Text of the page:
During the nine months of treatment that followed which included surgery, chemotherapy, and radiation, I had lots of opportunities to give to Linda: holding her and wiping her forehead as she vomited night after night during the chemotherapy treatments, caressing her as she cried at the loss of her precious hair, day by day until it was all gone. Driving her to the hospital and holding her hand as the red toxic medicine dripped into her arm, and getting the kids off to school and handling their other needs. I did the shopping, took care of the business, and paid the bills. I was working more, sleeping less than I ever had before, yet I had more energy than I knew what to do with.
It was both the most joyous and demanding time of my life. I had been given what I most wanted: the opportunity to continually show my love to Linda by serving her needs. I felt gratitude for every day that we had together, twenty-four more hours to give to my beloved. I didn’t know how much time we had together. We lived each day as though it really could be the last, knowing that I didn’t have a moment to waste being distracted, not a minute to lose taking Linda for granted. The more I gave the more grateful I felt, the more energized I felt, and the more love I felt.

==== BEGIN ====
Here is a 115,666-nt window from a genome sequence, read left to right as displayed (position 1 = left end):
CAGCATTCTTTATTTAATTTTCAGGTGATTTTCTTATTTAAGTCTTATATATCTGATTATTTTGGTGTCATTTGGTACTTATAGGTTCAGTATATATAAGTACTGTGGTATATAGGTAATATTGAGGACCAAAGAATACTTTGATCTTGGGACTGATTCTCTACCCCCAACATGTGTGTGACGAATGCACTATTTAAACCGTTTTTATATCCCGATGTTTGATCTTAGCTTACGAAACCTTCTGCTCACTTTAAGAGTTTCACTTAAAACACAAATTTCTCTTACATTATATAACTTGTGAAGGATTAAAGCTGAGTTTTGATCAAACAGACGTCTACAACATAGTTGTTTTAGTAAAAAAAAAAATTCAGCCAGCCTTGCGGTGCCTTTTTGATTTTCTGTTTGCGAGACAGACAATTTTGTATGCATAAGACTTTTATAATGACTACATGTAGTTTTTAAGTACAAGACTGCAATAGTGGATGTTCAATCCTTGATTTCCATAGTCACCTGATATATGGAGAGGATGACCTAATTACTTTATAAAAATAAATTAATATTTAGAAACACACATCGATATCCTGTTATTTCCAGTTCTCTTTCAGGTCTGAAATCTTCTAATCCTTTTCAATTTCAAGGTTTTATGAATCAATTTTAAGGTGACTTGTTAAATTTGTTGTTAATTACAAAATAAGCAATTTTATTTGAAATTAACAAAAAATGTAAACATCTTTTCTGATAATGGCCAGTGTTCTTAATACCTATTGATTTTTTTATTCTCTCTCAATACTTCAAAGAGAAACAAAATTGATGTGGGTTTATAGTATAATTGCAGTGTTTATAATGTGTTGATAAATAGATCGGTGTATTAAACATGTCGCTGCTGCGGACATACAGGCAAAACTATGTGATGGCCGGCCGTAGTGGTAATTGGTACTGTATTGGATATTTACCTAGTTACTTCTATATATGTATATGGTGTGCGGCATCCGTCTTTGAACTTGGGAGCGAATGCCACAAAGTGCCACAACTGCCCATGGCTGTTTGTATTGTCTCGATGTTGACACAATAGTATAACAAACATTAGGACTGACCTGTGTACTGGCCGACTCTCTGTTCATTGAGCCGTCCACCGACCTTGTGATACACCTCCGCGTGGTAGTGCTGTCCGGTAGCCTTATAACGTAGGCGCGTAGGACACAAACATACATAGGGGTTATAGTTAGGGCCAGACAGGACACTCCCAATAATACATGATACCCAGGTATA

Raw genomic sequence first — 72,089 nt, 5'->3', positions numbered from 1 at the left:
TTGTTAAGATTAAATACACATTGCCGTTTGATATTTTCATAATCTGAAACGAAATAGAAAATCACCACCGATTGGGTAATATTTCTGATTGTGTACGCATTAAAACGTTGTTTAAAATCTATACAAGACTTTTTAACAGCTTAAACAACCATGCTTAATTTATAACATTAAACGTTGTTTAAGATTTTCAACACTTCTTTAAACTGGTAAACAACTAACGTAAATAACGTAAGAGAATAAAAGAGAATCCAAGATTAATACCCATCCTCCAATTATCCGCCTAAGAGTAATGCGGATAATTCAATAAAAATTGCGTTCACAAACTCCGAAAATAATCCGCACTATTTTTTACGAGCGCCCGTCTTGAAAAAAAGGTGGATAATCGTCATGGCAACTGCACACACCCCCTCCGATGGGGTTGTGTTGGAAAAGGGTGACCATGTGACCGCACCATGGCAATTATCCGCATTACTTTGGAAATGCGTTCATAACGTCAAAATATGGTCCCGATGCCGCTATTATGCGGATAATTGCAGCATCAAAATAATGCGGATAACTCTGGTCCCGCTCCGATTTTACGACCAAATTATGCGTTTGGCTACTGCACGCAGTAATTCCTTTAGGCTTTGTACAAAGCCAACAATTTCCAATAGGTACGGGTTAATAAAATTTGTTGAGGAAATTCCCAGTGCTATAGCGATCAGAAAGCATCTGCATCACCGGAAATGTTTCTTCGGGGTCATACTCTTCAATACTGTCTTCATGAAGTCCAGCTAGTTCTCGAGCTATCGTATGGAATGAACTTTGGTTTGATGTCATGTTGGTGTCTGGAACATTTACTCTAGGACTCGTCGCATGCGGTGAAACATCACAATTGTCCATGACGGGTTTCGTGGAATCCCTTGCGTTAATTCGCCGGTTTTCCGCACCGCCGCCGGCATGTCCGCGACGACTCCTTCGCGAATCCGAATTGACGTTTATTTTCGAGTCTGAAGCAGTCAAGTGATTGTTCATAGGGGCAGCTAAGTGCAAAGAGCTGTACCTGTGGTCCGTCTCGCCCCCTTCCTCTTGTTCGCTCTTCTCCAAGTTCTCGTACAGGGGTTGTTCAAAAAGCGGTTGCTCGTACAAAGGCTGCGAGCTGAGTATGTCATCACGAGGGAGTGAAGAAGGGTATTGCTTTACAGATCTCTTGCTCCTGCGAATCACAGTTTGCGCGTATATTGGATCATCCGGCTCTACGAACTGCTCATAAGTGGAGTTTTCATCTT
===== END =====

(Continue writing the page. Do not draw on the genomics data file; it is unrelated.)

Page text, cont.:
In time, the crisis passed and normalcy was restored. Linda’s strength slowly began to return, she had more energy for work and our lives were no longer completely dominated by concern about cancer. She made it through that critical first year without a recurrence, then through the second, third fourth, and so on. We have had many years together, years that neither of us believed we would have. Although in many ways things appear on the surface to look the way they did BC (before cancer) the substance of our lives together couldn’t be more different.
The terror that I experienced anticipating Linda’s loss is gone now. It’s not that I don’t care how much more time we have together; I cherish each day that is given to us. Because we’ve shared such a deep connection in the time of cancer and following it, I no longer feel unfinished with anything in our relationship. I’ve found that I have to live in a way that allows me to feel at the end of each day that if this were the last that we spent together, that it would be O.K. There is no unfinished business, no resentment, no dishonesty, and no question about how much I love Linda. There is a kind of intimacy that we now share that is much deeper than anything that we experienced in the past, the intimacy that emerges naturally in the presence of a full heart.
Although Linda no longer requires the kind of care that I provided for her during her treatment, I have learned to care for her in a subtle, more sensitive, less dramatic way. We are partners in caring now in a way that our relationship has become a work of art.